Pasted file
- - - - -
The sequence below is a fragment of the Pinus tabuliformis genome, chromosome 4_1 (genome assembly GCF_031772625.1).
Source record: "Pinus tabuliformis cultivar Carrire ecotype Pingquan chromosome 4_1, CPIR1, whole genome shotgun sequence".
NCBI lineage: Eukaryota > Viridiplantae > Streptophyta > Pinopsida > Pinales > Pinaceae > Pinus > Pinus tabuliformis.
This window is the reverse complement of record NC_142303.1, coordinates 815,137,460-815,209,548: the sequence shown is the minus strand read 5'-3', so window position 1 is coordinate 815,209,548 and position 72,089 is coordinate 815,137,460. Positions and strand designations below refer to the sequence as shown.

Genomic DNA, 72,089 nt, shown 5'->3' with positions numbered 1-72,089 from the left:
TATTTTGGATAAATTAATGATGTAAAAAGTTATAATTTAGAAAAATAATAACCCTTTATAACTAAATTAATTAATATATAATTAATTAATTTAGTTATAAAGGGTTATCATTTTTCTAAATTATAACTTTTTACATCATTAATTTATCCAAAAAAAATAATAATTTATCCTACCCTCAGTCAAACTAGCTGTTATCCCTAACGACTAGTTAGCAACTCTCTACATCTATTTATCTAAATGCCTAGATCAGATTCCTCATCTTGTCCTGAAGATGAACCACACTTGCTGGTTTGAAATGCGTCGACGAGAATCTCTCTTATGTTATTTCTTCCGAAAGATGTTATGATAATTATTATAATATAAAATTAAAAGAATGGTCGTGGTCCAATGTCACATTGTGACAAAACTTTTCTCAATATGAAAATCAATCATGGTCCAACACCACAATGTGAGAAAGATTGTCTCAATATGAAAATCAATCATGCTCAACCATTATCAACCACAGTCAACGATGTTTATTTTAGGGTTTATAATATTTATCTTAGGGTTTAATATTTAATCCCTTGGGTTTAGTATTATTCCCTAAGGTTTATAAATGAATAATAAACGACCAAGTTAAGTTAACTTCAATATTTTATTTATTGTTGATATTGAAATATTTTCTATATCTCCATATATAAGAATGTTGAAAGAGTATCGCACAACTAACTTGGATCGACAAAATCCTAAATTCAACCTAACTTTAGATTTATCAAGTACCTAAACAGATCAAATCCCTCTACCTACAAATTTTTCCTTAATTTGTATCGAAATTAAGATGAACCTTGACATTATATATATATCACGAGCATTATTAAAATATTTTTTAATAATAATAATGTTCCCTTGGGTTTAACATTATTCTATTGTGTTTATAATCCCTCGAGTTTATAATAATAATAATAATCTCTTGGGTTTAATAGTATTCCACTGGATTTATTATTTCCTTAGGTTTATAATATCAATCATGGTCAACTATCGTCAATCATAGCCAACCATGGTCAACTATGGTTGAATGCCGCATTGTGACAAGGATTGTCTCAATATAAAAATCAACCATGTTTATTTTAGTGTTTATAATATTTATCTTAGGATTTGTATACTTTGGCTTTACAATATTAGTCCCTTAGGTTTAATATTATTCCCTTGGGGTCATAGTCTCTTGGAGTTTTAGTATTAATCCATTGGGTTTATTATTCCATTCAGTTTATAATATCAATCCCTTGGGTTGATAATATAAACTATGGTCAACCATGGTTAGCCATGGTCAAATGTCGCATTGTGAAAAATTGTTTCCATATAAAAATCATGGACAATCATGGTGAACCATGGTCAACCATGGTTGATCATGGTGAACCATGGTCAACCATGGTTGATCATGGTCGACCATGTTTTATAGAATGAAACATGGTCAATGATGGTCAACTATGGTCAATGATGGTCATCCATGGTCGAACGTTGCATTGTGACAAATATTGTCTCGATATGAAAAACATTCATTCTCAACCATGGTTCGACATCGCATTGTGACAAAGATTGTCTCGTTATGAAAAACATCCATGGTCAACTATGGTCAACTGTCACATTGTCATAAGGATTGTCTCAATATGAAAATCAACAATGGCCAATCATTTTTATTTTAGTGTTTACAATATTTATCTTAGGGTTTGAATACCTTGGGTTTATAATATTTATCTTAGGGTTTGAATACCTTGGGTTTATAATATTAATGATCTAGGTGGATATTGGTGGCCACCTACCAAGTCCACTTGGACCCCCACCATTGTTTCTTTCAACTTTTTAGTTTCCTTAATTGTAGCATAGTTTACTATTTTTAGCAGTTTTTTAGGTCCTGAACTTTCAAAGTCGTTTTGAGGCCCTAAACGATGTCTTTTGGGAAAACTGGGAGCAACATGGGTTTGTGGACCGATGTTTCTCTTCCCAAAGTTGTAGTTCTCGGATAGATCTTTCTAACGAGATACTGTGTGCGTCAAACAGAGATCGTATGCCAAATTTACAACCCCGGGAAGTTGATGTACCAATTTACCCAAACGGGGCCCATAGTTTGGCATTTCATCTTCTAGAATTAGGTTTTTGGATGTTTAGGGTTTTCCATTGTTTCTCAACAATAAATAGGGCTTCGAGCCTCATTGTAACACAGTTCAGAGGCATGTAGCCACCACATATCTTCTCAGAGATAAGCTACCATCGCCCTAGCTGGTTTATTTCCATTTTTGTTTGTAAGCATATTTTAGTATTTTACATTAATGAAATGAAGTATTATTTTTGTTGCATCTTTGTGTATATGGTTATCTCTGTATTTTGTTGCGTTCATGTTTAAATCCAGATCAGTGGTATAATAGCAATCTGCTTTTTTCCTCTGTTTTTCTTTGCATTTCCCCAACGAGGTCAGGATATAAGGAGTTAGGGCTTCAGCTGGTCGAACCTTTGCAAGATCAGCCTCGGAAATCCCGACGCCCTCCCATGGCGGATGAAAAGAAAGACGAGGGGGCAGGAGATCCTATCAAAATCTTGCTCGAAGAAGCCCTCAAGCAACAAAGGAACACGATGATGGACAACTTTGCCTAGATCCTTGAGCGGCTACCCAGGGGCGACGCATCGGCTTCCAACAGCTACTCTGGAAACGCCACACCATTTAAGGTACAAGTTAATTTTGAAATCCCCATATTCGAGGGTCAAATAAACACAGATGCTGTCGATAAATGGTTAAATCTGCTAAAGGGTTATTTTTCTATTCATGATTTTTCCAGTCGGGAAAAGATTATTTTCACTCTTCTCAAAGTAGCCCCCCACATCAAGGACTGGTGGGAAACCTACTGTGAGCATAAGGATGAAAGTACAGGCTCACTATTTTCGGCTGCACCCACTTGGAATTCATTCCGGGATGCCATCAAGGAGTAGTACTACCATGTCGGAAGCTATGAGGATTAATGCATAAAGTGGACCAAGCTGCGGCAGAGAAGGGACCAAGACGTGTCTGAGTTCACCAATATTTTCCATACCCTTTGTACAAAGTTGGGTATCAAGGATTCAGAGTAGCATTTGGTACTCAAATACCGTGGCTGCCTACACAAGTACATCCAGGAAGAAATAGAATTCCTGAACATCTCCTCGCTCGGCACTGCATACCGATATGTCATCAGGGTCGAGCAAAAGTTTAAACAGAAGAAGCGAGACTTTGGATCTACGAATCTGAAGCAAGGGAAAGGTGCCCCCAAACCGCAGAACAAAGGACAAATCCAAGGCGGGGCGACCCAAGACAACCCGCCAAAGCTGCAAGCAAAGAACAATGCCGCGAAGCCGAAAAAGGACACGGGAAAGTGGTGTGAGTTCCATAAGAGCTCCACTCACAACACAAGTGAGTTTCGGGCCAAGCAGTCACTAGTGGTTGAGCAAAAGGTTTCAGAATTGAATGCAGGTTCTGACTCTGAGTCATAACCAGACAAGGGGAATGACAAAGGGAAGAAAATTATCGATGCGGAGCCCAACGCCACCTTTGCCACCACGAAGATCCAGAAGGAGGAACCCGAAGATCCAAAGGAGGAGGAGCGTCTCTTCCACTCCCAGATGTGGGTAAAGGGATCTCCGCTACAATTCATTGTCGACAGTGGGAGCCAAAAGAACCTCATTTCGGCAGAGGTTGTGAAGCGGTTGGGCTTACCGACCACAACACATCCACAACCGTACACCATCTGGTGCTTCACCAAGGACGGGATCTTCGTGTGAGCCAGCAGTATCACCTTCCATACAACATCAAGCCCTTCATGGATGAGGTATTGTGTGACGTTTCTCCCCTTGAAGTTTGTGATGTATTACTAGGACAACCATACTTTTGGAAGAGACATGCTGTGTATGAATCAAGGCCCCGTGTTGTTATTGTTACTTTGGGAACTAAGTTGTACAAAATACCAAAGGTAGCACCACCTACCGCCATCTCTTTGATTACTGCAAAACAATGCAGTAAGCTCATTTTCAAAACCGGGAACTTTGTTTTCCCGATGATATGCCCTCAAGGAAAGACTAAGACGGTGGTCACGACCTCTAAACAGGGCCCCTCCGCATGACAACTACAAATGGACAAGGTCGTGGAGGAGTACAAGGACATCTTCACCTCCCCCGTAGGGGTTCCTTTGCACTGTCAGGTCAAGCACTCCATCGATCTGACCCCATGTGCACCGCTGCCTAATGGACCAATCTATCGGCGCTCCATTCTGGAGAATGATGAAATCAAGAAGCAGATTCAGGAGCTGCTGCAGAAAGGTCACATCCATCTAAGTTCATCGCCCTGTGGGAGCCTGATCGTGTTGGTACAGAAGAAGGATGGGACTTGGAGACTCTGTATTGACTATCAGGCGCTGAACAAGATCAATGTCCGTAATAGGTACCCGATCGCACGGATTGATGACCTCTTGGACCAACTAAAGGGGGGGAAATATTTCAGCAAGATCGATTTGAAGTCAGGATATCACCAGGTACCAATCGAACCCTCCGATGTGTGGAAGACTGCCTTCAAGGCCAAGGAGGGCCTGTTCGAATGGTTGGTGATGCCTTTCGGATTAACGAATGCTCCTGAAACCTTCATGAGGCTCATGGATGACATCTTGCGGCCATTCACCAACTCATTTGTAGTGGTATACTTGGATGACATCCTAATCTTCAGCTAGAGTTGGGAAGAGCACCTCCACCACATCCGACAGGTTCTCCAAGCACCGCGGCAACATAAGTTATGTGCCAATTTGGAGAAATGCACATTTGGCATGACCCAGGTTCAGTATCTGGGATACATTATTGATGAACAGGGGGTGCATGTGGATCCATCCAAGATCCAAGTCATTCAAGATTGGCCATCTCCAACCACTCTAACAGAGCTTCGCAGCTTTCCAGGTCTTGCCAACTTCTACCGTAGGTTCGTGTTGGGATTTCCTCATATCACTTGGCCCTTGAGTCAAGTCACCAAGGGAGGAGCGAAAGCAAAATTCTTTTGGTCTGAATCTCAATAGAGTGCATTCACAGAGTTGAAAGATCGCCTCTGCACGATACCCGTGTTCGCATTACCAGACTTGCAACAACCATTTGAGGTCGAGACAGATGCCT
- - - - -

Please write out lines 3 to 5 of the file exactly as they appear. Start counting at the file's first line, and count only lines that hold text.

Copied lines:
NCBI lineage: Eukaryota > Viridiplantae > Streptophyta > Pinopsida > Pinales > Pinaceae > Pinus > Pinus tabuliformis.
This window is the reverse complement of record NC_142303.1, coordinates 815,137,460-815,209,548: the sequence shown is the minus strand read 5'-3', so window position 1 is coordinate 815,209,548 and position 72,089 is coordinate 815,137,460. Positions and strand designations below refer to the sequence as shown.

Genomic DNA, 72,089 nt, shown 5'->3' with positions numbered 1-72,089 from the left: